Apart from examples of studies that have parallels with SIMRA, the ISIRC 2016 was a good opportunity to discover the trending topics in Social Innovation research. Plenary and parallel sessions contained an interesting variety of possible typologies and categories to describe social innovation. For example: generic, tailored, and systemic innovation; micro-innovation, ‘exnovation’, frugal innovation, disruptive innovation… However, all of them seem to share a common goal which constitutes the heart of the social innovation concept: the pursuit of a positive social change.  This idea appears to be the core of the social innovation features far more than the ‘innovative’ aspects.  In this regard, another frequently discussed idea is that all innovations must be considered in context, i.e.  developing a project that is similar to those developed in other places does not mean that it should not be considered as social innovation.

Beyond the big common ideas, each presentation approached the topic from a particular perspective and through a lot of case of studies, all stages of social innovation initiatives –from funding to impacts- were discussed during those three days.

The six stages of social innovation. Source: Murray, Caulier-Grice & Mulgan (2010: 11)
The six stages of social innovation. Source: Murray, Caulier-Grice & Mulgan (2010: 11)

There was also time for critical perspectives on the topic, and the ‘dark side’ of social innovation was discussed through the sessions. Two of the most spread ideas are that: i) innovations are not always good, and ii) social innovations must be carried out by people and not to people. In this sense, Taco Brandsen (Radboud University Nijmegen, Netherlands) delivered one of the most provocative presentations comparing social innovation to a fashion show. From his point of view, excessive importance is given to the ‘new’ part of the social innovation initiatives while the sense of newness itself can take the focus away from models that work. Excessive focus is sometimes put also on best practices while failures are not taken into account and the role of small and informal initiatives and projects downplayed. These trends altogether boost somehow a particular type of professional social innovation industry following almost the market logic. In fact, the relation between social innovation and capitalism was present in the theme of the Conference (Social Innovation in the 21st Century: Beyond Welfare Capitalism?). So, it is not rare that Ana Maria Peredo (University of Victoria, Canada) spoke directly about how social entrepreneurship would be furthering neoliberalism; although she developed arguments about the resistance components that are deeply rooted in social innovation initiatives such as the prevalence of commons.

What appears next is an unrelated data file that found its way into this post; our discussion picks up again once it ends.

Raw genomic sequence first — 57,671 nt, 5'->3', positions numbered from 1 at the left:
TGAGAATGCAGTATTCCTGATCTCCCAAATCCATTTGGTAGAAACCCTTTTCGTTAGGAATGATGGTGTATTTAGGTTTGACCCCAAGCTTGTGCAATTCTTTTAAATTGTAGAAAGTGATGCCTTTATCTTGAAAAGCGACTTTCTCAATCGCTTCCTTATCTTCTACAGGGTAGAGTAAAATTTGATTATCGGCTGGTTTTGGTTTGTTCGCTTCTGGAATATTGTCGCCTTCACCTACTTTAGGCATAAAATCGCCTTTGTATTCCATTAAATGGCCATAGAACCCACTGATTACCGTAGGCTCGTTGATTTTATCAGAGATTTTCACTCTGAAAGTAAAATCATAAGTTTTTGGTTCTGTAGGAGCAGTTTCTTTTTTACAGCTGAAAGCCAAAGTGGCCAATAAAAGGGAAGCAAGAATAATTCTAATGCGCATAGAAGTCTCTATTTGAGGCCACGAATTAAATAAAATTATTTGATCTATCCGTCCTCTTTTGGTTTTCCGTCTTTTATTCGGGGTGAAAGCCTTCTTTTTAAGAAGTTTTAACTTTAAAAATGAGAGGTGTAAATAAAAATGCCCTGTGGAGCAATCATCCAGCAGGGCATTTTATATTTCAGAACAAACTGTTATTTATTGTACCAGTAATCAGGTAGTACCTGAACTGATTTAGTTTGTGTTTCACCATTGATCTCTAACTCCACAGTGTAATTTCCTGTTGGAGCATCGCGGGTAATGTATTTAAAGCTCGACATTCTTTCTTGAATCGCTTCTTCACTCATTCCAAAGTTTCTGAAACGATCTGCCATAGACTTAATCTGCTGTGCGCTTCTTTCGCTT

Ultimately, the scholarly community seems to agree that more focus should be placed on the study of small-scale initiatives and social innovations run by communities even if they are not formally organised. So, there is an interesting niche to be explored which aligns well with the work we are doing on social innovation developed in rural areas. ISIRC 2016 provided an exciting and inspiring overview of the research fields on social innovation and discussion of concepts and ideas that SIMRA is going to explore.


Murray, R., Caulier-Grice, J., & Mulgan, G. (2010). The open book of social innovation. London: National endowment for science, technology and the art.



Diana Valero (Centre for Mountain Studies at Perth College, UHI)

Partners’ Lands to restore Spanish abandoned forestry areas

This post is available in Spanish here/ Este artículo está disponible en castellano aquí.

It was between 1855 and 1924 when the Spanish Government expropriated and auctioned the assets that belonged to the Catholic Church and the religious orders and the barren and communal lands of the municipalities. The principal aim of this confiscation was to get extra income to pay off the public debt securities that the state had issued to finance itself. Previously the owners of these assets used to pay very low or no taxes and with the change of their property the state could get more and better taxes.

Goats browsing in a forest area. Photo: LLM

Most of the lands auctioned weren’t a good investment for potential buyers, because their profitability was going to be limited. However, they were essential for the survival of the nearest villages, because the neighbours had always used them for livestock farming, for getting timber and firewood, etc… So, their food (meat, milk and honey), their clothes (wool, furs and leather), their main energy source (firewood and coal) and the access to basic commodities for building (wood and stone) were at stake in an eminently farming rural system.

That is why, the neighbours, afraid of losing their livelihood, decided to get together and find enough money to access the auctions and acquire the land that sustained their way of living. These initiatives were very common in different parts of Spain and could be called Montes de Socios (Partners’ Lands), as a summary of the different local names: Monte de la Sociedad de Vecinos (Neighbours Association Lands), Montes del Común (Common Man’s Lands), Sociedad del Monte (Lands Partnership), Sociedad de Baldíos (Barren Lands Partnership), etc…